The capacity of a treatment process to reduce the number of infectious25Cryptosporidium oocysts26 in water is specified by the number of log credits27 it is assigned. The greater the number of log credits assigned to a treatment process, the larger the percentage of oocysts the process is able to remove or inactivate. The DWSNZ specify the number of log credits each treatment process can earn.
Treatment plants often have more than one treatment process that can remove or inactivate Cryptosporidium. The overall effectiveness of the treatment plant (ie, the total contribution made by all treatment processes) is calculated by adding together log credits of the individual processes.28 (For more information, see the Guide to the Ministry of Health Drinking-water Standards for New Zealand, chapter 6 (Compliance requirements for Protozoa) here)
To determine whether the number of log credits accrued by the treatment plant is sufficient to produce safe water, the water supplier needs to know the average concentration of Cryptosporidium in the source water. Once this has been measured directly, or estimated from a risk assessment of activities in the catchment, the minimum number of log credits required to treat the water can be determined. The DWSNZ provide a table that specifies the number of log credits required to treat a source water based on the results of the monitoring or catchment risk assessment.
For example, the risk assessment or source water monitoring undertaken by a water supplier in accordance with DWSNZ may have shown that the concentration of protozoa in the source water is approximately 1 oocyst per 10 litres. This means that testing (for the purposes of Regulation 4(1)(c)) has been undertaken. The drinking water treatment plant needs a minimum of 4 log removal capacity to deliver water that complies with health quality criteria in terms of concentrations of protozoa.29 If this plant has 4 or more log credits, it can be assumed to have complied with the maximum acceptable values for protozoa. Water from the plant is therefore assessed as satisfying Regulation 4(1)(c). Therefore, consent applications for activities that could affect source water for this plant will be assessed under Regulation 7.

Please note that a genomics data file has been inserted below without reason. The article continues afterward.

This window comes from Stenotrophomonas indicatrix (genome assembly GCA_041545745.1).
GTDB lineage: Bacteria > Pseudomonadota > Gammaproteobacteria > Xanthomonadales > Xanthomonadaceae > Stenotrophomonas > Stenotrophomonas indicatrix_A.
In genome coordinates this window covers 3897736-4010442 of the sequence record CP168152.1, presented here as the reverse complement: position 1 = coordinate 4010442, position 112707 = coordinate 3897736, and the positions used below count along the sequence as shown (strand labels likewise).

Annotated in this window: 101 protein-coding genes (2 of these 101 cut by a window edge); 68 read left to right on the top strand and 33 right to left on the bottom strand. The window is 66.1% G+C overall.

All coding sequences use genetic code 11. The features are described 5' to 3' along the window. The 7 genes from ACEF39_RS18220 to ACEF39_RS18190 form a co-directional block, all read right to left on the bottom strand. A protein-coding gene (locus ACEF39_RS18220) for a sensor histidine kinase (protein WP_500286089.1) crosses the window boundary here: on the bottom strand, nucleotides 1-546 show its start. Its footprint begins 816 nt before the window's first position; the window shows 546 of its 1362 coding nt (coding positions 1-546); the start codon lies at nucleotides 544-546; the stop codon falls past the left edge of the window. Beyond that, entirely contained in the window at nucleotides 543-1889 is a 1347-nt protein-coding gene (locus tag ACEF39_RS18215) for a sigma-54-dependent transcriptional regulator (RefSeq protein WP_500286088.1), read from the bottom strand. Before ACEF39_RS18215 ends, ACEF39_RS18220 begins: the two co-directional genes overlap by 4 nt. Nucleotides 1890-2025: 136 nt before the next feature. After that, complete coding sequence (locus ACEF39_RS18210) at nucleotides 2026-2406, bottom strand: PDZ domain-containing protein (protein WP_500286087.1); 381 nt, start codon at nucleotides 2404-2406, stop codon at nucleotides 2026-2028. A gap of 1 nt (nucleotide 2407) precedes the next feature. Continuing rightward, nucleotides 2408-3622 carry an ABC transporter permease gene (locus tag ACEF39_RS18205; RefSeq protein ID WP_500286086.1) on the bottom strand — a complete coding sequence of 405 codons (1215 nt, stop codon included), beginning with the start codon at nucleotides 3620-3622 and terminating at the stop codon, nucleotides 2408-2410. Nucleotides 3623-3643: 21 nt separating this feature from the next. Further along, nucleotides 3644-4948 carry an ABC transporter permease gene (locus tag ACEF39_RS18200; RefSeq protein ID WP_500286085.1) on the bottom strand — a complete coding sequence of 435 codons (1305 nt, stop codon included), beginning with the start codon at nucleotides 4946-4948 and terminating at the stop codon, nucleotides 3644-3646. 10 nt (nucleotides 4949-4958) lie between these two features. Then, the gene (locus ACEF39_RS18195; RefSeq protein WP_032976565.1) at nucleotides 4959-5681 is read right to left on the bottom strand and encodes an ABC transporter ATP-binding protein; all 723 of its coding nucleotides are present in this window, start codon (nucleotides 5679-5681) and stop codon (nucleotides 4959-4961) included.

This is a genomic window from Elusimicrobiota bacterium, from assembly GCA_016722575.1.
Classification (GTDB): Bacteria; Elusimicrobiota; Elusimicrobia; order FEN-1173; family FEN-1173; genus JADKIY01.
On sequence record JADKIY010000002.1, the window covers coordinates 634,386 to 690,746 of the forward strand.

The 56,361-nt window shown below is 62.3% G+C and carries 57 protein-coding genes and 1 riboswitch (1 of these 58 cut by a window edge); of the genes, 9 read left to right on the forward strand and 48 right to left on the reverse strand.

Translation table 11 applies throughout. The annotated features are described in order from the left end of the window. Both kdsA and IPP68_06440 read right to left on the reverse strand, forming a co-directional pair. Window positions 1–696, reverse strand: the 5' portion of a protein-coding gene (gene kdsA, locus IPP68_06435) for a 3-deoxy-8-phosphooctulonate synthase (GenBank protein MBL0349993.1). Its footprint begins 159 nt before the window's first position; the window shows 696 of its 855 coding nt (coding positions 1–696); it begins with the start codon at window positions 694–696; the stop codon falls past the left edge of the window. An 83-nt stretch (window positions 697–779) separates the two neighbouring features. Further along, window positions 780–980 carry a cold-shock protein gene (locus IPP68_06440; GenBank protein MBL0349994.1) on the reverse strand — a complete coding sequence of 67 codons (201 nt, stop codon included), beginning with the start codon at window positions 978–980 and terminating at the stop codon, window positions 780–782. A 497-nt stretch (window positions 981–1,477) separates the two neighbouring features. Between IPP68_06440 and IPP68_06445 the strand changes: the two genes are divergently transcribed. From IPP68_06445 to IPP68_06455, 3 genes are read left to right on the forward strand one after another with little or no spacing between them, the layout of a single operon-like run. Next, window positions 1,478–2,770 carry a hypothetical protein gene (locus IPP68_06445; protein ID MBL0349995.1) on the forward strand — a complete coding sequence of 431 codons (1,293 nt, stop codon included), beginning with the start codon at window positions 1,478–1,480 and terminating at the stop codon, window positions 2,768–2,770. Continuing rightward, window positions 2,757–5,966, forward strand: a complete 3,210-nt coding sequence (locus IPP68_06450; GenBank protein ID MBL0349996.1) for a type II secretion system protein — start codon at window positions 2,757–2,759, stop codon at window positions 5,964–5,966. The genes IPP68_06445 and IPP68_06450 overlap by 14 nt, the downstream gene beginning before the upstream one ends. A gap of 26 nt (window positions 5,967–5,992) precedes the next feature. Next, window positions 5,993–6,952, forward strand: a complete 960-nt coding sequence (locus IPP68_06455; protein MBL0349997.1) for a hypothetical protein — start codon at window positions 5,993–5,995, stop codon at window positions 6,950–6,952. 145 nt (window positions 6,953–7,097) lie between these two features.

25 Particle removal processes take Cryptosporidium out of the water. Inactivation by disinfection does not take Cryptosporidium out of the water, but renders the organisms incapable of causing infection.
26 An (oo)cyst is defined in the Drinking-water Standards for New Zealand as a thick-walled structure within which Cryptosporidium zygotes develop and which serve to transfer the organism to new hosts. A cyst is the non-motile dormant form of Giardia, which serves to transfer the organism to new hosts.
27 Log credits are a logarithmically based scale used to measure the level of removal of oocysts by a treatment process. For example, 1 log credit means there is a 101 (10-fold) reduction in the oocyst concentration; 2 log credits is a 102 (100-fold) reduction, and so on.
28 Although this is generally true, some combinations of processes are exceptions. These are specified in the Drinking-water Standards for New Zealand.
29 Refer to Table 5.1, Drinking-water Standards for New Zealand 2005.